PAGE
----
Right now, the BC Provincial Court is looking at options that will allow it to expand the current services it is offering while maintaining a safe environment for court staff, lawyers, judges, and the public. Committees have been formed and are meeting to discuss some options available.
And, as usual, no one asked me! I jest, as there would be no reason for anyone to ask me to join any committee. But as a lawyer who represents only a specific type of case, and deals with the vast majority of driving offences in the province, I thought I would share my thoughts from my specific perspective publicly.
As someone with a non-legal aid and mostly-driving practice, I also had some suggestions unique to these types of files because they touch on different areas than are covered by the people who are committee members.
Prosecutions under the Offence Act
The Offence Act is legislation in British Columbia that pertains to charges related to violations of provincial statutes. Typically, it applies to prosecutions of driving while prohibited, offences under the Wildlife Act, offences under the Liquor Control and Licensing Act, the BC Cannabis Act, and traffic tickets.
The Offence Act is unique in that it dispenses of the need for the accused to attend personally. A person who is charged with a provincial offence may appear by counsel or agent, pursuant to Section 57 of the Act. This was recently determined to include articled students and students from legal clinics, but not non-lawyers in place of the accused.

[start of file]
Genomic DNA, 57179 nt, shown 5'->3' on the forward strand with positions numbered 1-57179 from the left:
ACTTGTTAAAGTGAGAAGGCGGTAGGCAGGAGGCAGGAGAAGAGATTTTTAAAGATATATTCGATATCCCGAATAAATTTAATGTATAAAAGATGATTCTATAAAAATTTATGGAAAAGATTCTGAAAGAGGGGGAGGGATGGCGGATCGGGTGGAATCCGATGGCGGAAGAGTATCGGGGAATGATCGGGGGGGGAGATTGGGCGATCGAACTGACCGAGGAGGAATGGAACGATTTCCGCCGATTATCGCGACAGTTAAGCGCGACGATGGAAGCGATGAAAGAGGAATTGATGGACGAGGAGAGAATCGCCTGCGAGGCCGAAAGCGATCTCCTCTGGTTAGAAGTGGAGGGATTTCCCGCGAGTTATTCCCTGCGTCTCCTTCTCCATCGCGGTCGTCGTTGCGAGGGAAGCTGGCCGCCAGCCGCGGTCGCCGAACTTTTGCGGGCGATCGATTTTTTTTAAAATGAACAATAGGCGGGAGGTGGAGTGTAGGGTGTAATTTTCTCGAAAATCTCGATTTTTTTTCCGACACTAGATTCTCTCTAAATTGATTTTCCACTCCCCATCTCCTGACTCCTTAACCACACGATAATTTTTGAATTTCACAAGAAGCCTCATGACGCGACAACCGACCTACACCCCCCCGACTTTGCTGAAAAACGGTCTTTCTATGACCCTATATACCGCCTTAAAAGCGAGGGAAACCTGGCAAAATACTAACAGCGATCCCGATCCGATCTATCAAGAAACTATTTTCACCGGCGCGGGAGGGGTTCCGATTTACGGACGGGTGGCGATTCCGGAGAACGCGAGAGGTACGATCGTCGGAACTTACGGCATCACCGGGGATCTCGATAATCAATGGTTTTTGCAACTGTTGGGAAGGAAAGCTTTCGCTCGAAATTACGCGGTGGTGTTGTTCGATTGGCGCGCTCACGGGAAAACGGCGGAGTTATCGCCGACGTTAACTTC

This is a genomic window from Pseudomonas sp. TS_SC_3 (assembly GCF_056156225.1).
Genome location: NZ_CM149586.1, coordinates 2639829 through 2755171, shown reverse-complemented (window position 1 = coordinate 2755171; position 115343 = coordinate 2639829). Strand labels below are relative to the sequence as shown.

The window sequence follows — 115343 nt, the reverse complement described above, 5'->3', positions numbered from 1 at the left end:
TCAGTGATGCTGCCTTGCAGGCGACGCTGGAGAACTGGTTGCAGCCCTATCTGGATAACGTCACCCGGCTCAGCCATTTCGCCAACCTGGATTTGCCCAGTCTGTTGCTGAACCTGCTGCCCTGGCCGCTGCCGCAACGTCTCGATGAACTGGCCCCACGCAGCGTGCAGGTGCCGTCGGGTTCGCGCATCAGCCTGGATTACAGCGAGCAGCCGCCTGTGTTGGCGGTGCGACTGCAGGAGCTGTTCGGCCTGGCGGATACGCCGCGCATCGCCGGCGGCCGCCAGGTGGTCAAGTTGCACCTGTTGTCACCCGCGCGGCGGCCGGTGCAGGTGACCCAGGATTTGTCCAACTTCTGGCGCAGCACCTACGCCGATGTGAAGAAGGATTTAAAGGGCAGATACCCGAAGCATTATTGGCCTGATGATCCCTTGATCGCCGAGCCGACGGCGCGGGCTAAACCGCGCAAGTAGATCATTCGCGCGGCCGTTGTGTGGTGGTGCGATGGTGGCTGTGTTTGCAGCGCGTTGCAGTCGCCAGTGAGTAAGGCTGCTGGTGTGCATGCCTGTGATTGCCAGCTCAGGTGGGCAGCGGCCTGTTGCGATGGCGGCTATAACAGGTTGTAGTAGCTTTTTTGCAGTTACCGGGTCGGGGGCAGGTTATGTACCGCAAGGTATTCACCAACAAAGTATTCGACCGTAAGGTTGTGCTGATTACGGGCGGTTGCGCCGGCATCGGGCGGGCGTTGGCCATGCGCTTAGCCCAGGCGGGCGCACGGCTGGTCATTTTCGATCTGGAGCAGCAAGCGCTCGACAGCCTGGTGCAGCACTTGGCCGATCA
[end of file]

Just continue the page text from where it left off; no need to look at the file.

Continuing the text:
This means that many cases that are being heard under this statute can be done without the attendance of the accused. Unless identity is an issue or the accused intends to testify, there is no need to have them there. One way to quickly clear these matters from the backlog of cases waiting to be heard is to identify all Offence Act cases where there is an indication that counsel or an agent is involved. The court can then inquire with the prosecutor and counsel for the accused to determine whether there is a need for a personal appearance by the accused.
This would likely clear up a significant backlog of traffic tickets, driving while prohibited cases, and other violations of provincial statutes.
Matters in Traffic Court
When the court began is closures, all traffic tickets that were scheduled for hearing were bulk adjourned. However, many of the adjourned matters can still proceed in the absence of court sitting a regular session.